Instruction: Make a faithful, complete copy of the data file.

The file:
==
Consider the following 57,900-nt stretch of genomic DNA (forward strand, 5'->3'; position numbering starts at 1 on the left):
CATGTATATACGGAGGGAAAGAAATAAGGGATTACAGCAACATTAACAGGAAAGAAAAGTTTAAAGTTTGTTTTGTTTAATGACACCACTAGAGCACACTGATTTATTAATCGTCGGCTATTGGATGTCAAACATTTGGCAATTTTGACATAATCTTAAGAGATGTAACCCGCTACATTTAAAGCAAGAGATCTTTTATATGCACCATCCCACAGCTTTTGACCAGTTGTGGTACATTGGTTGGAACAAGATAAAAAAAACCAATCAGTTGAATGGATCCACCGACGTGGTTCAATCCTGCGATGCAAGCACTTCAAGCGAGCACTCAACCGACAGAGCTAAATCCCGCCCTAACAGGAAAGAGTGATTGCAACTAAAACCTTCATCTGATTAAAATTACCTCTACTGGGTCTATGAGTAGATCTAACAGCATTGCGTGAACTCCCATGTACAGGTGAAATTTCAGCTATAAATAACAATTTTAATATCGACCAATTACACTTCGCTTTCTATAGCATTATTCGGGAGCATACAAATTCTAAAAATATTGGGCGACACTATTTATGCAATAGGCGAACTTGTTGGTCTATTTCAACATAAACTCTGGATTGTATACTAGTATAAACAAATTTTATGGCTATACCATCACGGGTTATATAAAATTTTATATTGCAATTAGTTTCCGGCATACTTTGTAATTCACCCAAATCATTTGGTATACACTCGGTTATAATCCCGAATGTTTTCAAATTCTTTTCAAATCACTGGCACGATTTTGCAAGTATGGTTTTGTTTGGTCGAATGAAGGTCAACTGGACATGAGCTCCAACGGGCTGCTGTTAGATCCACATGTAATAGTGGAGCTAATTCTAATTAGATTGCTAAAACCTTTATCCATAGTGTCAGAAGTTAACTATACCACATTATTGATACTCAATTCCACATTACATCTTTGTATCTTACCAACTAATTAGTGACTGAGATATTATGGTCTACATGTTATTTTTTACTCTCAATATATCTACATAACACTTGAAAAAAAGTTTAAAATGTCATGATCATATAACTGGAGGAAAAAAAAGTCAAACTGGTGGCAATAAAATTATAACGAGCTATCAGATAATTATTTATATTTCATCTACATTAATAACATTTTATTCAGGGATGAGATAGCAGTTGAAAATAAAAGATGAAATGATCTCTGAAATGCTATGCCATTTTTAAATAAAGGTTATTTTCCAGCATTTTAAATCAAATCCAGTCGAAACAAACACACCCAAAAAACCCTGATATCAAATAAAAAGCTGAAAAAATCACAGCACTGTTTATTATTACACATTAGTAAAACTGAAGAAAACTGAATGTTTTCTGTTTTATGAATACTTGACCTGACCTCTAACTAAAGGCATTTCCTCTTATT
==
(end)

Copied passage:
Consider the following 57,900-nt stretch of genomic DNA (forward strand, 5'->3'; position numbering starts at 1 on the left):
CATGTATATACGGAGGGAAAGAAATAAGGGATTACAGCAACATTAACAGGAAAGAAAAGTTTAAAGTTTGTTTTGTTTAATGACACCACTAGAGCACACTGATTTATTAATCGTCGGCTATTGGATGTCAAACATTTGGCAATTTTGACATAATCTTAAGAGATGTAACCCGCTACATTTAAAGCAAGAGATCTTTTATATGCACCATCCCACAGCTTTTGACCAGTTGTGGTACATTGGTTGGAACAAGATAAAAAAAACCAATCAGTTGAATGGATCCACCGACGTGGTTCAATCCTGCGATGCAAGCACTTCAAGCGAGCACTCAACCGACAGAGCTAAATCCCGCCCTAACAGGAAAGAGTGATTGCAACTAAAACCTTCATCTGATTAAAATTACCTCTACTGGGTCTATGAGTAGATCTAACAGCATTGCGTGAACTCCCATGTACAGGTGAAATTTCAGCTATAAATAACAATTTTAATATCGACCAATTACACTTCGCTTTCTATAGCATTATTCGGGAGCATACAAATTCTAAAAATATTGGGCGACACTATTTATGCAATAGGCGAACTTGTTGGTCTATTTCAACATAAACTCTGGATTGTATACTAGTATAAACAAATTTTATGGCTATACCATCACGGGTTATATAAAATTTTATATTGCAATTAGTTTCCGGCATACTTTGTAATTCACCCAAATCATTTGGTATACACTCGGTTATAATCCCGAATGTTTTCAAATTCTTTTCAAATCACTGGCACGATTTTGCAAGTATGGTTTTGTTTGGTCGAATGAAGGTCAACTGGACATGAGCTCCAACGGGCTGCTGTTAGATCCACATGTAATAGTGGAGCTAATTCTAATTAGATTGCTAAAACCTTTATCCATAGTGTCAGAAGTTAACTATACCACATTATTGATACTCAATTCCACATTACATCTTTGTATCTTACCAACTAATTAGTGACTGAGATATTATGGTCTACATGTTATTTTTTACTCTCAATATATCTACATAACACTTGAAAAAAAGTTTAAAATGTCATGATCATATAACTGGAGGAAAAAAAAGTCAAACTGGTGGCAATAAAATTATAACGAGCTATCAGATAATTATTTATATTTCATCTACATTAATAACATTTTATTCAGGGATGAGATAGCAGTTGAAAATAAAAGATGAAATGATCTCTGAAATGCTATGCCATTTTTAAATAAAGGTTATTTTCCAGCATTTTAAATCAAATCCAGTCGAAACAAACACACCCAAAAAACCCTGATATCAAATAAAAAGCTGAAAAAATCACAGCACTGTTTATTATTACACATTAGTAAAACTGAAGAAAACTGAATGTTTTCTGTTTTATGAATACTTGACCTGACCTCTAACTAAAGGCATTTCCTCTTATT